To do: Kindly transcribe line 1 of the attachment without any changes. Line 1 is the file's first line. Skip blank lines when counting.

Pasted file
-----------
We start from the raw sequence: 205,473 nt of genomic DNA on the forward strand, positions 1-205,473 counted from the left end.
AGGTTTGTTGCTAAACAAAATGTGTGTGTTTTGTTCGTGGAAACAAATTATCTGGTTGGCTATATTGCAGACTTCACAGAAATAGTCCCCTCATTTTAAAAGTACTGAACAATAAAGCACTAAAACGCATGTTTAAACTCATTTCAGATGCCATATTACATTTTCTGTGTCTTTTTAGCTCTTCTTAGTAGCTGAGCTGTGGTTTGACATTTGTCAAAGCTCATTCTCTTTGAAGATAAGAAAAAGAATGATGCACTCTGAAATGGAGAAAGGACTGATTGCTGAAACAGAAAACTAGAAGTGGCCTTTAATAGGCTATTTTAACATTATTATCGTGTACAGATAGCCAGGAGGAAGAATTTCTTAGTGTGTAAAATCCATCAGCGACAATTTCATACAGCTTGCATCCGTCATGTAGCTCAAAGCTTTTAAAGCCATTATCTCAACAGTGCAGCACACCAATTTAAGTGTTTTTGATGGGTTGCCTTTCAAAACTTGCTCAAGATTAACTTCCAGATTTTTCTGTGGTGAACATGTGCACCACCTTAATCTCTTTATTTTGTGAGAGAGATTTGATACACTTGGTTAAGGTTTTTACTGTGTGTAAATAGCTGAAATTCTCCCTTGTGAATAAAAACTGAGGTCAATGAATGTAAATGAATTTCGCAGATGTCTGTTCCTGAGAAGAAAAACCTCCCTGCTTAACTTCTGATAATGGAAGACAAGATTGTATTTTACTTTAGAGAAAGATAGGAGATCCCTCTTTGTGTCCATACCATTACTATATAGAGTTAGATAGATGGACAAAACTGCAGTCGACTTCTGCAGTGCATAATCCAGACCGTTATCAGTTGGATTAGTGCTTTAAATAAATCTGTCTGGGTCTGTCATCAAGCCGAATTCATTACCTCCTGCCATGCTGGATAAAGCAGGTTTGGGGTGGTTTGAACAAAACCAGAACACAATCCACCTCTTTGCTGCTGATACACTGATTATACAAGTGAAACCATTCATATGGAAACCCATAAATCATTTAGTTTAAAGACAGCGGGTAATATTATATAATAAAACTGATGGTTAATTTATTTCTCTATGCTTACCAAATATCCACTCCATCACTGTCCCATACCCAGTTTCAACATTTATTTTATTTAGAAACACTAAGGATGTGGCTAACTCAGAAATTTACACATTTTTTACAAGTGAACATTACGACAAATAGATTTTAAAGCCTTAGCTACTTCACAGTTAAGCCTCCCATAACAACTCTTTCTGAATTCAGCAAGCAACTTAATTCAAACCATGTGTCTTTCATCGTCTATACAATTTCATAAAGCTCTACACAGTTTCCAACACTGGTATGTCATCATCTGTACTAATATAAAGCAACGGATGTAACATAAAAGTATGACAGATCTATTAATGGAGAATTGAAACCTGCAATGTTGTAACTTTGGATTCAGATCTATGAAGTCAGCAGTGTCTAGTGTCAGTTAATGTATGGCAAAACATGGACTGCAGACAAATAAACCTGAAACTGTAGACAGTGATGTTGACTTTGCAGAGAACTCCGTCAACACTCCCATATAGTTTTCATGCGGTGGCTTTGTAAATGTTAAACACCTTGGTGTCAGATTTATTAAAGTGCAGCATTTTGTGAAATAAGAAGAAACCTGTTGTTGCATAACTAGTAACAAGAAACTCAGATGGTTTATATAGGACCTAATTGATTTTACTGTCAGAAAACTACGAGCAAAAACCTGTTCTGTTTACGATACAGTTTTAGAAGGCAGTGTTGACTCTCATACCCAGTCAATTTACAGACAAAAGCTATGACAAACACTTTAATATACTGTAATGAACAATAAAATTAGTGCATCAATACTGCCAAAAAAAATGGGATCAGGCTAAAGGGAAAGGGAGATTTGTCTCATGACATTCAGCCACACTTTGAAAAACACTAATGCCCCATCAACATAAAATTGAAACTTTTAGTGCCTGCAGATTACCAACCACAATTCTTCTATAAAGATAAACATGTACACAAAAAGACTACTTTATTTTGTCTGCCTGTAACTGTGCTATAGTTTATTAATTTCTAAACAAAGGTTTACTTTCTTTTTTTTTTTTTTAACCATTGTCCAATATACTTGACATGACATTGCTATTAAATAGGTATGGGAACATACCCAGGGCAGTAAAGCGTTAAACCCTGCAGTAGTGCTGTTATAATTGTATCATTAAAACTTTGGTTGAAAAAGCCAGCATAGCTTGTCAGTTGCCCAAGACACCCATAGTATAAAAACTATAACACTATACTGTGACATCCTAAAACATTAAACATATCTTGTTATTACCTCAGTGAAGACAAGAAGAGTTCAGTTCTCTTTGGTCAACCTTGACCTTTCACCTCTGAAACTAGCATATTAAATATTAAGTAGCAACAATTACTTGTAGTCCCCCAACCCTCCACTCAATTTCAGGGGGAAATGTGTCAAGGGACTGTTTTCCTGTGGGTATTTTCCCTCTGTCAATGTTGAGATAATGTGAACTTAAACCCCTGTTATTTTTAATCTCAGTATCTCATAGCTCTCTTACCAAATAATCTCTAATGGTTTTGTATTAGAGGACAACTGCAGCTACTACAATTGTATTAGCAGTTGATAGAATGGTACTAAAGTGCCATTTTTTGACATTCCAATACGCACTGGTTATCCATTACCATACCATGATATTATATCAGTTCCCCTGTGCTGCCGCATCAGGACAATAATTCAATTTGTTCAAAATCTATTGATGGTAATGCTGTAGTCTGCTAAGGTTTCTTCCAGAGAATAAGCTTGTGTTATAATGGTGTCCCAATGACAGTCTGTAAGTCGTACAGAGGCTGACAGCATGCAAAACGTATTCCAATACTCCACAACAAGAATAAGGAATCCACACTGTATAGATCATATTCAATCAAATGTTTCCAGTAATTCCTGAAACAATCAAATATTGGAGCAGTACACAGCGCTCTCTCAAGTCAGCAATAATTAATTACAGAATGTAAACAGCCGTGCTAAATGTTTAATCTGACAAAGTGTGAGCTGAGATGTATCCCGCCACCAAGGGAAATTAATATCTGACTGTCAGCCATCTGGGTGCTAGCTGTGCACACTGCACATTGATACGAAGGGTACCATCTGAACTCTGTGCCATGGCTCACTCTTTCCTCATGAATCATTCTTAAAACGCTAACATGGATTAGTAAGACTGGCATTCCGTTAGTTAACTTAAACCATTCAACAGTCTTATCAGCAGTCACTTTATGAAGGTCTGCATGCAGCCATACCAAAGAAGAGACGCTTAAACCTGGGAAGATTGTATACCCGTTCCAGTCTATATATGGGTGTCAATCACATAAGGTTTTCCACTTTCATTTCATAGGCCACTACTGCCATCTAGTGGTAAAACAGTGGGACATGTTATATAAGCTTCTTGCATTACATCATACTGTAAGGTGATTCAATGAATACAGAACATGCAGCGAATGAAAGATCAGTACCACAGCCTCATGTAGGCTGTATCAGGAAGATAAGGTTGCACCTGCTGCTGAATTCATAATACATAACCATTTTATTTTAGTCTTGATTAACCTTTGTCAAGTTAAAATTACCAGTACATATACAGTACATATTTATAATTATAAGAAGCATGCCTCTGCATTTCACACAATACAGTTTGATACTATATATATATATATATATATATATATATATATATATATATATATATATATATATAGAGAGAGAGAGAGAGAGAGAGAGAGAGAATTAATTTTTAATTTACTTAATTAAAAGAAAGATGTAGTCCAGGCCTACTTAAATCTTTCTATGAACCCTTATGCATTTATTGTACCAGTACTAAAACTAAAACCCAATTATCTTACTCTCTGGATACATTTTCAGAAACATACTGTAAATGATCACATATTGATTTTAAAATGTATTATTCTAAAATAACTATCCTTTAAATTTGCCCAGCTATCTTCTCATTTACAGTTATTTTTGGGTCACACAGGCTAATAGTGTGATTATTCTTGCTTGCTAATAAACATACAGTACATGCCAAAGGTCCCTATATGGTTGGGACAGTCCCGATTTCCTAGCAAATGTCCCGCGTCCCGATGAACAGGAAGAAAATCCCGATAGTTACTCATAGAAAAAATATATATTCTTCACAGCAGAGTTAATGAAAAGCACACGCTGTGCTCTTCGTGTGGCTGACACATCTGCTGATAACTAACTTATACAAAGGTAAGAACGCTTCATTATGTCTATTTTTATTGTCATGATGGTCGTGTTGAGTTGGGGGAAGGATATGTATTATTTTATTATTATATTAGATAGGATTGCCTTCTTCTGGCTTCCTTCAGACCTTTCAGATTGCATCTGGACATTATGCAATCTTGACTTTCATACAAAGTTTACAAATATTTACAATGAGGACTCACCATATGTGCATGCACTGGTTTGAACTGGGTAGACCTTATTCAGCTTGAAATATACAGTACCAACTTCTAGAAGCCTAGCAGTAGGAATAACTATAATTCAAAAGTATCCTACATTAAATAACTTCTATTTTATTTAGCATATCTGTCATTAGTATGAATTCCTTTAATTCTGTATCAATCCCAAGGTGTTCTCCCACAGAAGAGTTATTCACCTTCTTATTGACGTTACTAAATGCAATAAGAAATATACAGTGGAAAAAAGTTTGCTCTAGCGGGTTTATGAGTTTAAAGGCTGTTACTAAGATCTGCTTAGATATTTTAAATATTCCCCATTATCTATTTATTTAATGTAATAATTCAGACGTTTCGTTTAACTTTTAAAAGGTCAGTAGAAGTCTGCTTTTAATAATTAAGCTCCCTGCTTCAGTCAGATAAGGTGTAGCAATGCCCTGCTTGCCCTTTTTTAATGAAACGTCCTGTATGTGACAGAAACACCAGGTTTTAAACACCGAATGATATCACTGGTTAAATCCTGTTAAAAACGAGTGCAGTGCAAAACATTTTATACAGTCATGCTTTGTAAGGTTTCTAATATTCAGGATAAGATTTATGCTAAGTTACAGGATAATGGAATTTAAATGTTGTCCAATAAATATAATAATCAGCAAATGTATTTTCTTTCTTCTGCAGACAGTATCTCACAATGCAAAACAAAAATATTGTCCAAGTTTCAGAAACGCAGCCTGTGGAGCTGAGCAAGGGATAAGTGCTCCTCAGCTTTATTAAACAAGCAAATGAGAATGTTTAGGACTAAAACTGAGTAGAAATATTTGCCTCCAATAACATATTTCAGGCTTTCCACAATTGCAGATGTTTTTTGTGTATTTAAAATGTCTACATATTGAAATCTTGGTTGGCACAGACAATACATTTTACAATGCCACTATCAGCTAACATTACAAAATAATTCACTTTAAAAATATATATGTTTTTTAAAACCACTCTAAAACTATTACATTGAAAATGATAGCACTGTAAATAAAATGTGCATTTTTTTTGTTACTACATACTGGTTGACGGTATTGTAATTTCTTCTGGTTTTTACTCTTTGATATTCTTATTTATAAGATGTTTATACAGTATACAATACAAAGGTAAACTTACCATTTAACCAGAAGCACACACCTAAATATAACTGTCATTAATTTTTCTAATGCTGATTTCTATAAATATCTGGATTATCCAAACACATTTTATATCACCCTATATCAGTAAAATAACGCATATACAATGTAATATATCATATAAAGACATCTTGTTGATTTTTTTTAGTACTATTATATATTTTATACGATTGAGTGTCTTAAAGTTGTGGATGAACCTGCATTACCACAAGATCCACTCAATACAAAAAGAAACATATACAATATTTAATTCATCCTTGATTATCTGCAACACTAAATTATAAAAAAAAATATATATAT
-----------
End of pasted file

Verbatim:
We start from the raw sequence: 205,473 nt of genomic DNA on the forward strand, positions 1-205,473 counted from the left end.